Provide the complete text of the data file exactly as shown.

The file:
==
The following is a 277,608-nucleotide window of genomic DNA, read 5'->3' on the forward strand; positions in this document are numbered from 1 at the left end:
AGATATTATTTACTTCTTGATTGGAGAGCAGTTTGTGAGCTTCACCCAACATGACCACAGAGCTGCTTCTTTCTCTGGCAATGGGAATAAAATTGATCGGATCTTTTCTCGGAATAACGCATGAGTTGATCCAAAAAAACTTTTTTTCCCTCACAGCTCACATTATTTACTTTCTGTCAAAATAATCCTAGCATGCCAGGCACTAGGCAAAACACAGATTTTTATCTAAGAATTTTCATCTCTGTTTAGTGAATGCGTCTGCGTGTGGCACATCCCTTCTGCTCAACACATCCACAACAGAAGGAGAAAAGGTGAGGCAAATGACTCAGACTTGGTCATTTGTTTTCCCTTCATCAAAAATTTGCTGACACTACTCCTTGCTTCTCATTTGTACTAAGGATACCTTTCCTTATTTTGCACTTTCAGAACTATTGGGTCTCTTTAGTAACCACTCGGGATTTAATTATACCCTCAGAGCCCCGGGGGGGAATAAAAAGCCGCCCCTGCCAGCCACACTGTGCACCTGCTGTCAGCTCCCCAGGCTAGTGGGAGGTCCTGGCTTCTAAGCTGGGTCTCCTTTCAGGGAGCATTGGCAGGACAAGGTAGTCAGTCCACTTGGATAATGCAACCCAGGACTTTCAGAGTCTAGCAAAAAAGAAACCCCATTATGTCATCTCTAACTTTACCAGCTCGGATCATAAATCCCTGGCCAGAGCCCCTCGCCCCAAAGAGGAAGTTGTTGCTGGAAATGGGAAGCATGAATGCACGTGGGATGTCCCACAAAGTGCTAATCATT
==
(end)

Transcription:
The following is a 277,608-nucleotide window of genomic DNA, read 5'->3' on the forward strand; positions in this document are numbered from 1 at the left end:
AGATATTATTTACTTCTTGATTGGAGAGCAGTTTGTGAGCTTCACCCAACATGACCACAGAGCTGCTTCTTTCTCTGGCAATGGGAATAAAATTGATCGGATCTTTTCTCGGAATAACGCATGAGTTGATCCAAAAAAACTTTTTTTCCCTCACAGCTCACATTATTTACTTTCTGTCAAAATAATCCTAGCATGCCAGGCACTAGGCAAAACACAGATTTTTATCTAAGAATTTTCATCTCTGTTTAGTGAATGCGTCTGCGTGTGGCACATCCCTTCTGCTCAACACATCCACAACAGAAGGAGAAAAGGTGAGGCAAATGACTCAGACTTGGTCATTTGTTTTCCCTTCATCAAAAATTTGCTGACACTACTCCTTGCTTCTCATTTGTACTAAGGATACCTTTCCTTATTTTGCACTTTCAGAACTATTGGGTCTCTTTAGTAACCACTCGGGATTTAATTATACCCTCAGAGCCCCGGGGGGGAATAAAAAGCCGCCCCTGCCAGCCACACTGTGCACCTGCTGTCAGCTCCCCAGGCTAGTGGGAGGTCCTGGCTTCTAAGCTGGGTCTCCTTTCAGGGAGCATTGGCAGGACAAGGTAGTCAGTCCACTTGGATAATGCAACCCAGGACTTTCAGAGTCTAGCAAAAAAGAAACCCCATTATGTCATCTCTAACTTTACCAGCTCGGATCATAAATCCCTGGCCAGAGCCCCTCGCCCCAAAGAGGAAGTTGTTGCTGGAAATGGGAAGCATGAATGCACGTGGGATGTCCCACAAAGTGCTAATCATT